Strings in rust

A string in Rust is nothing but a data type that is used to represent a set of characters. A string can be considered as a text or a group of characters.

Example of strings:

  • Hello is a string.
  • is a string
  • Hi_1 is also a string.

In Rust string can be classified into two different types:

  • String Literal which is denoted by &str.
  • String object which is denoted by String.


String literal is used when the value of the string is known in the compile time. Using string literal we can assign the string directly to a string variable.

Syntax :

let variable_name:&str="value of the string";

A program to use string literal to print a string

fn main() {
   let country:&str="india";
   println!("My country is : {}", country);

Program Output :


Strings literals using static in rust:

This may be noted that the strings literals are static by default, which means the value of the string will remain the same and valid for the entire program and can be used anywhere. But, we can specifically mention which strings have to be strictly static, by using the keyword static.

Syntax :

let variable_name: & 'static str = "String_name";

A program to store and print two static strings:

fn main() {
  let movie: & 'static str = "Robot";
  let director: & 'static str = "Shankar";
  println!("The movie {} is directed by {}", movie, director);

Program Output :


String Object

The string object is not present in the Rust Library and we must create it in order to use it. It can be defined as a structure in the Rust Standard Library as public and then can be used. The beauty of the string object is that it is dynamic in nature and so can be used to represent values at the run time.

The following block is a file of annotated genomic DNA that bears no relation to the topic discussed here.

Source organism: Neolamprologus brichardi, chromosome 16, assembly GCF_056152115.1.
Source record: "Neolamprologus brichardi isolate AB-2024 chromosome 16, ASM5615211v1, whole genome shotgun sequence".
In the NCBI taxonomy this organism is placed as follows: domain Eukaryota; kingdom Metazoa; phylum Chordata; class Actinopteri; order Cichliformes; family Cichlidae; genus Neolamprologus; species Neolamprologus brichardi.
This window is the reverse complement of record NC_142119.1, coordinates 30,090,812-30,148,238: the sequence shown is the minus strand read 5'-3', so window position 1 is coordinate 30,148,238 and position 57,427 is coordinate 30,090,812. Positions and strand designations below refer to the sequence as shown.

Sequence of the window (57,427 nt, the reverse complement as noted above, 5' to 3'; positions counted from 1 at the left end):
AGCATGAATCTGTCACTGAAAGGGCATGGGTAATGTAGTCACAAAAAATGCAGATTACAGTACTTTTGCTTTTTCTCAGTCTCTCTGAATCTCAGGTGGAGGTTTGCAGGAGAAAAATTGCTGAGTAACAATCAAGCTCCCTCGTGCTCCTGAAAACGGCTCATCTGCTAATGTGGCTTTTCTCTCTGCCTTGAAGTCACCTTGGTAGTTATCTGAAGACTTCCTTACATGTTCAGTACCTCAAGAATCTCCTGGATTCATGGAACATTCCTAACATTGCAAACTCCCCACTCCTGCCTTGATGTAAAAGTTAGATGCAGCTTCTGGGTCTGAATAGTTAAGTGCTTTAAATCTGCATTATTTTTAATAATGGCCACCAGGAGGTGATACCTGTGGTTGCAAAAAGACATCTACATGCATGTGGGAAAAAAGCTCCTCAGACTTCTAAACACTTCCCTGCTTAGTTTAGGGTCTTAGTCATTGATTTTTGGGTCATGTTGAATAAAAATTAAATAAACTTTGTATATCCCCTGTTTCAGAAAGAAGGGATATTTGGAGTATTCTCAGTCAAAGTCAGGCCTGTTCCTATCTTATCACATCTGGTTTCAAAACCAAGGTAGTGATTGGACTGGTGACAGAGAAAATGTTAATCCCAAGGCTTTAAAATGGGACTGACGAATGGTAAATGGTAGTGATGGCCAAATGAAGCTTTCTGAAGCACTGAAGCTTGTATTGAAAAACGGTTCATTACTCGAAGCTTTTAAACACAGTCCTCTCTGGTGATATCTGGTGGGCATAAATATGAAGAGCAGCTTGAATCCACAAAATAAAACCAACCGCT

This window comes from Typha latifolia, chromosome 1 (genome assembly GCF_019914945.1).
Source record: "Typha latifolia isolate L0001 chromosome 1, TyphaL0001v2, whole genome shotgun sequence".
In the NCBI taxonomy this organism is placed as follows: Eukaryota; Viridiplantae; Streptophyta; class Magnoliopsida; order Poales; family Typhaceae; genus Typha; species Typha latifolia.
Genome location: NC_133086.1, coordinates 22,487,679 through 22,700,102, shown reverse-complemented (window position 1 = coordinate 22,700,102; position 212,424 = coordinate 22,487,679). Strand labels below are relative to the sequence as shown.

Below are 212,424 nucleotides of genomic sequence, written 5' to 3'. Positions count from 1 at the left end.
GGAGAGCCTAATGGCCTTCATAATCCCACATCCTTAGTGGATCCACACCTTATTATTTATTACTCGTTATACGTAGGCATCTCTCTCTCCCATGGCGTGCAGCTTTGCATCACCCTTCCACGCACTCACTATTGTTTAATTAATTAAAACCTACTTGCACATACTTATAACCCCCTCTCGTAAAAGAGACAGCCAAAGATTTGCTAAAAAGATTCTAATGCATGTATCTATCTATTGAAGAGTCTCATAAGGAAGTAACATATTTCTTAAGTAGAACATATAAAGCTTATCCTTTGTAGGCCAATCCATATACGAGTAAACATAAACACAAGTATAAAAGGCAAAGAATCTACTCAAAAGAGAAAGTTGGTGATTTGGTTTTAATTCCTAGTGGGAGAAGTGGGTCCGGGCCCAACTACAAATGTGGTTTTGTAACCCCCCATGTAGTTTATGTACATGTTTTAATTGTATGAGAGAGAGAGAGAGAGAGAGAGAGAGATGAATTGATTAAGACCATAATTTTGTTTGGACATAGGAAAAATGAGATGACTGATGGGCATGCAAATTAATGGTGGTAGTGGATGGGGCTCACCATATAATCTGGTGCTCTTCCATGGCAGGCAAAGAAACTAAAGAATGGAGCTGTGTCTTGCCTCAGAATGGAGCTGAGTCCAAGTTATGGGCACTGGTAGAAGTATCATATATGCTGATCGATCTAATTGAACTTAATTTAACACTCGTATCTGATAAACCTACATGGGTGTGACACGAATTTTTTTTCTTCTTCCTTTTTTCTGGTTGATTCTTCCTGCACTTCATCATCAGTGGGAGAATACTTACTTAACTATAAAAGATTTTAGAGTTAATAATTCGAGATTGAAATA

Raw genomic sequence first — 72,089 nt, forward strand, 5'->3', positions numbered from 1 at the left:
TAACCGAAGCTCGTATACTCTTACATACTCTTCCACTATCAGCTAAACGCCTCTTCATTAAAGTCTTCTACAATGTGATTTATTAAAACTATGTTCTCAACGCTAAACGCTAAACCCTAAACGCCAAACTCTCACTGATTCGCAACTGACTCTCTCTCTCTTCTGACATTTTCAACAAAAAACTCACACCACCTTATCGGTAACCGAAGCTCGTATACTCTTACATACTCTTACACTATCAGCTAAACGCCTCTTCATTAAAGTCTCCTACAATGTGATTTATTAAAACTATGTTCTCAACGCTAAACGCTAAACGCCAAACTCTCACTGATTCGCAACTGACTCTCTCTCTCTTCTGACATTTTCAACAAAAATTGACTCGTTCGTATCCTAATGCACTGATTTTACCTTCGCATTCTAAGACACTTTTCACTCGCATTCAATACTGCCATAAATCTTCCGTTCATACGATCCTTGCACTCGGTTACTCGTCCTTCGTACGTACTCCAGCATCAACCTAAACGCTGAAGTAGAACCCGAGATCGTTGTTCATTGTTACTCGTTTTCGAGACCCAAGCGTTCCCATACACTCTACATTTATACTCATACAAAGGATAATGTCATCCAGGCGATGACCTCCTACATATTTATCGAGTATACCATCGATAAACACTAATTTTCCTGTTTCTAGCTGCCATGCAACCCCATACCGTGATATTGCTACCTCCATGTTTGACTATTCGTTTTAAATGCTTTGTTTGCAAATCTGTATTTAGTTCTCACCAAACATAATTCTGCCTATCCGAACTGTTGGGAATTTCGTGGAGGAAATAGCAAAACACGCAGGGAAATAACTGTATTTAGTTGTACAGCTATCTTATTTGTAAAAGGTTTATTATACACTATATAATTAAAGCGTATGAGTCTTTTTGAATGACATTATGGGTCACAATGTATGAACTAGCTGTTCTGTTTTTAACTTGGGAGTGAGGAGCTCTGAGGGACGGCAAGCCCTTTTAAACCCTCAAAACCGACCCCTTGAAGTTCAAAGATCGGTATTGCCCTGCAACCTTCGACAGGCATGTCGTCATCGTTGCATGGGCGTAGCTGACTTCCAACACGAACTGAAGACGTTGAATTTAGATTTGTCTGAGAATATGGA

The string object is allocated in the heap

Syntax :

Creating an empty string: String:: new().

Creating a string, with a default value passed in the form() method: String::from().

A program to implement empty string and a non-empty string:

fn main(){
   let string1 = String::new();
   println!("The first string is empty, length is: {}",string1.len());
   let string2 = String::from("");
   println!("The second string is not empty, length is: {}",string2.len());

In the above program, we have declared two string variable - string1 and string2. The first string is empty and is created by the string object String::new(). And the second string variable is assigned a

Using the function len(), the length of the two strings is checked.

Program Output :

Methods for Rust String Object

There are different methods that are used along with the strings objects. These methods are required to perform different operations with the String object. They are:

  • new() : This method creates an empty string.
  • to_string() : This method converts any given value to a string.
  • len() : This method returns the length of a given string.
  • push() : This method appends a character at the end of the string.
  • trim() : This method returns a string after removing the white spaces at the beginning and end of the string.
  • split_whitespace() : This method ....
Program Using new()


 let variable_name = String::new();

A program to create an empty string.

fn main(){
   let my_string = String::new();
   println!("This is an empty string and so, the length is: {}",my_string.len());

Program Output :


To assure that, an empty string has been created, we have checked the length of the string and found 0, which means that the string created is an empty string.

Program using to_string()


let variable_name = "text_to_convert".to_string();